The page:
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javan 06-09-2008 09:01 AM

Darn Humidity
We are re-painting our dining room. Actually, we are painting more than that, but this is the current project. I aplied 2 coats of paint-hiding-primer on Friday (about 6 hours between coats). Then applied the 1st coat of new paint early Saturday morning. It looked great! But had a couple of small areas, where the coverage was not great. So, I applied a 2nd coat. I do not know what I was thinking!! The humidity was sky-high on Saturday, and it got worse by the time I was done painting. Granted, the 2nd coat went on well, but when I pulled the tape from the corners (we are going to have 1 wall an accent wall). I saw bubbles on the adjoining primed walls (primed the night before) as I pulled, then about half-way up the wall, the tape pulled a piece of primer from the adjoining wall and actually pulled a good section of paint that I just put down (about 2" x 8").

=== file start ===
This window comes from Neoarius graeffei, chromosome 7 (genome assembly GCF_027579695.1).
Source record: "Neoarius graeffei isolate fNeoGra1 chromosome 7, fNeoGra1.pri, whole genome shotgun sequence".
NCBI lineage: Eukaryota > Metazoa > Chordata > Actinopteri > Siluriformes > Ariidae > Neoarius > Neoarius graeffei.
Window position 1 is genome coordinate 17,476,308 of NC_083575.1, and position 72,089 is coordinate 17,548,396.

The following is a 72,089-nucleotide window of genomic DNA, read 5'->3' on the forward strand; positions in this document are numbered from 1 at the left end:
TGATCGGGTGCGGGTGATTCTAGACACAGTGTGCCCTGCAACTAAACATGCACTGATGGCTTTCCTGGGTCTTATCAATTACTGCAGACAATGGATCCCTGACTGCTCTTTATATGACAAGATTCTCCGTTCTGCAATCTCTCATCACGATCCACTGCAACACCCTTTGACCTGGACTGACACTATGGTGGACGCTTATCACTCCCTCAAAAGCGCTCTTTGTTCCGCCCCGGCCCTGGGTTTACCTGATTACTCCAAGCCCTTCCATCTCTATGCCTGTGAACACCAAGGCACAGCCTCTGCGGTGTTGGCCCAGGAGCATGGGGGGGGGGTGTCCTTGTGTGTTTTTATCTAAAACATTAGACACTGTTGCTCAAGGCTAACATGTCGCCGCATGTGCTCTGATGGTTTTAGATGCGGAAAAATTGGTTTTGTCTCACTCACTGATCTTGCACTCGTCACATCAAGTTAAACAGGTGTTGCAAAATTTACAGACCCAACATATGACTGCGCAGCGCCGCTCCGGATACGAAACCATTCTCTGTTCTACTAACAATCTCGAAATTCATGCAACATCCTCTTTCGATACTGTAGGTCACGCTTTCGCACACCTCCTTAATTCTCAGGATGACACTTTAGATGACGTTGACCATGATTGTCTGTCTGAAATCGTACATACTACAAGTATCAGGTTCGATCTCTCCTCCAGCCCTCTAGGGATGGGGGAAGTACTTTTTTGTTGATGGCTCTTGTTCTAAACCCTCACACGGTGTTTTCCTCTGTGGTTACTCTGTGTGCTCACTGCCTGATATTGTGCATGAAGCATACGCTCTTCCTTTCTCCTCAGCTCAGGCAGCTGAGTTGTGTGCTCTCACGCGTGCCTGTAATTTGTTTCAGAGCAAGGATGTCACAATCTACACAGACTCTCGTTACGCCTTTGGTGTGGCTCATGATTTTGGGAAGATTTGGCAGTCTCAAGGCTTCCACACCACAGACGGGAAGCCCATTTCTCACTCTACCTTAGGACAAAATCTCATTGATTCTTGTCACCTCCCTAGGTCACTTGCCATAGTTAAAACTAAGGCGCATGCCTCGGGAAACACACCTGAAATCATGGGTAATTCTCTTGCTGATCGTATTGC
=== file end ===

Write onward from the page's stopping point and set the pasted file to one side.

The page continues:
Obviously, the 2nd coat of primer never really adhered to the 1st. So, now I have a dilemma. I have a small section that can easily be patched, but what to do about the rest of the wall? Do I just wait for the bad results to start to appear?

On another topic. I was going to finish painting this room and was thinking of using our portable dehumdifier that drains to the sump, then put a fan in the window to try and dump the hot exhaust air (from the unit) outside. Another idea is to put a small A/C unit in the window.

Our temps have been in the upper 80's and the humidity has been around 70-80%.

simonb 06-10-2008 03:24 PM

Hey Javan, seems like your in a similar situation then me!

I would wait at least a week for the paint to cure more. I waited 1 day between the things i tried and it just ended up making more of a mess. I really dont think our problem is hard to fix, its just one of those "be patient" jobs. Myself im going to wait till friday before i even look at the spot again.

Once the paint has time to cure some more, i would make sure there isnt some paint hanging off by sanding just a little, then put some mud, let it dry, sand, prime twice then paint. Of course take the proper time between each of these steps so this doesnt happen all over again.